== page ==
Preventing cybercrime before it happens

Faculty of Engineering
Electrical Engineering and Computer Science
Research
Guy-Vincent Jourdan
Professor Guy-Vincent Jourdan approaches cybercrime defence from a "zero-victim" standpoint: he looks for ways to detect cyber-attacks as soon as they occur, and ideally before they can do any damage.

As cybersecurity threats to both personal and organizational accounts ramp up, we need to define exactly what cybersecurity means for individuals and businesses. How can you take steps to protect yourself online? How can you protect your company's data and keep it safe?

Preventing cybercrime

A key feature of cybersecurity research is developing systems that are always on alert and that anticipate cyber attacks before they happen. Guy-Vincent Jourdan, who is a professor at the Faculty of Engineering and co-director of the uOttawa-IBM Cyber Range, is interested in finding pro-active solutions at every step in order to detect, prevent, and recover from cyber attacks. More specifically, Professor Jourdan and his team are working on early detection of phishing sites, automatic detection of stolen data, and the analysis of scams and malware, to make sure that cyber defense results in "zero victims."

"In our research, we always focus on approaches that do not rely on the crime being first reported. Instead, we look for ways to detect an attack as it is being deployed by the attacker, and ideally before it can do any damage," shares Dr. Jourdan.

The team, which works closely with cybersecurity industry partners, combines approaches based on machine learning and mathematics, and their research has already been applied to create technology that can help online users, including various companies and NGOs. For example, Professor Jourdan's cryptocurrency scam detection methodology drives the Anti-Phishing Working Group eCrime Exchange database. The team's partnerships with NGOs and IBM have resulted in many phishing attacks being detected and blocked before funds could be stolen from online users.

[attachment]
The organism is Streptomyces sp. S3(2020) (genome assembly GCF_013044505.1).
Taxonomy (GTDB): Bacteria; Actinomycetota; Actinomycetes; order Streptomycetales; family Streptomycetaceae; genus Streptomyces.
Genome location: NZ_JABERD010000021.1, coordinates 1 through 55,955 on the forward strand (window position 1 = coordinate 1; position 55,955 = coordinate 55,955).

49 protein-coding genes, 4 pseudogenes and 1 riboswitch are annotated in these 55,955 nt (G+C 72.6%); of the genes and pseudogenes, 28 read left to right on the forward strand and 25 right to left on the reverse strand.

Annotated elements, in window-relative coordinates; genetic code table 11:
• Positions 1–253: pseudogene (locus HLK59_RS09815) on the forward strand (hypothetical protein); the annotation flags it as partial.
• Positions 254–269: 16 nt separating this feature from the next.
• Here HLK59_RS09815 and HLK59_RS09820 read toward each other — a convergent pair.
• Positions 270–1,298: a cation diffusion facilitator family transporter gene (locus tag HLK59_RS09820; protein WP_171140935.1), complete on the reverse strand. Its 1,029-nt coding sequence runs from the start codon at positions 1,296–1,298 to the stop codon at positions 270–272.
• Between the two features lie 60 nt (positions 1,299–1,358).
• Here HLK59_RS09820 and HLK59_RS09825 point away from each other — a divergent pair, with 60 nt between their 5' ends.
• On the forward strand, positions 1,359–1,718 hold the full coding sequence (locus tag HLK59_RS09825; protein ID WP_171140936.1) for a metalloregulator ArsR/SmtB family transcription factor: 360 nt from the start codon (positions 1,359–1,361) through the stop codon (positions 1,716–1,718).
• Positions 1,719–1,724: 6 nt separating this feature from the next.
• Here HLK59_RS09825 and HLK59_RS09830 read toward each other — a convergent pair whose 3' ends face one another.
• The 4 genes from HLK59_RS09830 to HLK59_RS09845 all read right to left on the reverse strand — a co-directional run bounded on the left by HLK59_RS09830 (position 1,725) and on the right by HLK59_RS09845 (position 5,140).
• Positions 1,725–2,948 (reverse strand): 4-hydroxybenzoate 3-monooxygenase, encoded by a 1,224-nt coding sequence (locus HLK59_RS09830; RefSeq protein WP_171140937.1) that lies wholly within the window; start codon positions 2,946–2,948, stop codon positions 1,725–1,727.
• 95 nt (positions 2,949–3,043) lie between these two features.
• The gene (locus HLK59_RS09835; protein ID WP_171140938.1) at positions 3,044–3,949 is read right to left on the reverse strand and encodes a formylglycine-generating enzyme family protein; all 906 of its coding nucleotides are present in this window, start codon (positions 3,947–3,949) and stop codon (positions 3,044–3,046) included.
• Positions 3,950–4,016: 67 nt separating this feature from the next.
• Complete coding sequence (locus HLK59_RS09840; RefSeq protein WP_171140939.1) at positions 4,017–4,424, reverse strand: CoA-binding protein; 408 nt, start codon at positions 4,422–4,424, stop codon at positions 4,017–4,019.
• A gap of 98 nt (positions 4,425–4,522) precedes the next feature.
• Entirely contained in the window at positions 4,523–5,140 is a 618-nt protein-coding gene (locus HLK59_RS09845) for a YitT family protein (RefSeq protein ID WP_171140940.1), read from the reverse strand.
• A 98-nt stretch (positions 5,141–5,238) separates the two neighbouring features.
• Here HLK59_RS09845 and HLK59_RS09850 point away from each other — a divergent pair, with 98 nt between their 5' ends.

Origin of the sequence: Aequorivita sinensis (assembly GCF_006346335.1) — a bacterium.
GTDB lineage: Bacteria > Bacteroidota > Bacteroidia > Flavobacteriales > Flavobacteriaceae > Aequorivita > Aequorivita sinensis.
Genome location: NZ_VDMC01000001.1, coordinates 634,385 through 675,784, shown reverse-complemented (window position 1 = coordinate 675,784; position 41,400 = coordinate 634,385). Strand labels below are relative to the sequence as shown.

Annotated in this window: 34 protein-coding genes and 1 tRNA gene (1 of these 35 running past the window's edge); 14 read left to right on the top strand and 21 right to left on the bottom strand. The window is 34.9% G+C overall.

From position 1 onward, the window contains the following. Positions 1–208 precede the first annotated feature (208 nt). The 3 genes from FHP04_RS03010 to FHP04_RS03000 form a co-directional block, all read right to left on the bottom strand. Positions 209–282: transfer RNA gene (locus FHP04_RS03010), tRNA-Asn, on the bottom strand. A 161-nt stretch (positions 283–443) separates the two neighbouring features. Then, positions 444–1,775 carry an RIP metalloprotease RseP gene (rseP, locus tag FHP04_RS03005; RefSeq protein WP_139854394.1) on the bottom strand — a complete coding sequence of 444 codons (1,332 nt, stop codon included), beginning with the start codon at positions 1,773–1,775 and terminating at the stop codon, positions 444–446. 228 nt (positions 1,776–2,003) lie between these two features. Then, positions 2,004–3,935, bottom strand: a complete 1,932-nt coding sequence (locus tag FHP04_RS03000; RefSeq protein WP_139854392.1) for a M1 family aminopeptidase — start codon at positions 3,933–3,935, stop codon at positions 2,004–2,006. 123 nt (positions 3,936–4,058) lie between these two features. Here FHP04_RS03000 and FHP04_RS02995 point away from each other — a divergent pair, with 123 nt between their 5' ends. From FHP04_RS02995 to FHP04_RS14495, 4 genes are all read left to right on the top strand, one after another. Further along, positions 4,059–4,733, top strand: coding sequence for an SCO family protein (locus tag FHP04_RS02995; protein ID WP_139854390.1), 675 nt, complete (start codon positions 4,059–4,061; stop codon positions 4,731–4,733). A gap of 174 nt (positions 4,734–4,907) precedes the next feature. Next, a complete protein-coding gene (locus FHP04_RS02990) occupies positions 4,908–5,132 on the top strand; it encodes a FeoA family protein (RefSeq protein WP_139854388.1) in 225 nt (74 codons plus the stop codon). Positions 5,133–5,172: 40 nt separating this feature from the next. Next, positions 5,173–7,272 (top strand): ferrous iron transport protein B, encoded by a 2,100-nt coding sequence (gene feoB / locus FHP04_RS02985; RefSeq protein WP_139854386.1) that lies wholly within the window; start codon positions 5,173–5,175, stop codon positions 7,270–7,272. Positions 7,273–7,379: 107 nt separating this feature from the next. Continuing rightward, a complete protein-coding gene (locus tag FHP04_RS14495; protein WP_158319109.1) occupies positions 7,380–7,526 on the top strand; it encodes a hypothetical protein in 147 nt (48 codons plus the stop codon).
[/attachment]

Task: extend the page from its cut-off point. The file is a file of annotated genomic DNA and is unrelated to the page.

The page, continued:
Training the next generation of cyber experts

Cybersecurity and crime detection education have become more accessible with the launch of the uOttawa-IBM Cyber Range. The Cyber Range provides hands-on learning through simulations and training events during which students and partners have fun while gaining practical skills in detecting and defending against cyber attacks.

"The creation of the Cyber Range, as part of the Cyber Hub initiative, is a tremendous development for those of us who have been working in cybersecurity for years," says Jourdan. "These partnerships give unprecedented opportunities for hands-on learning for our students, who are going to be trained on the latest versions of security devices and software, and will be able to apply this knowledge immediately upon graduation."

About Guy-Vincent Jourdan

Guy-Vincent Jourdan is a full professor at the School of Electrical Engineering and Computer Science of the Faculty of Engineering and co-director of the new uOttawa-IBM Cyber Range. He has over 15 years' experience in leading research and industry collaborations. He has co-authored over 100 scientific publications and 15 patents. For the past decade, his main research area has been cybersecurity, specifically, cybercrime detection and prevention.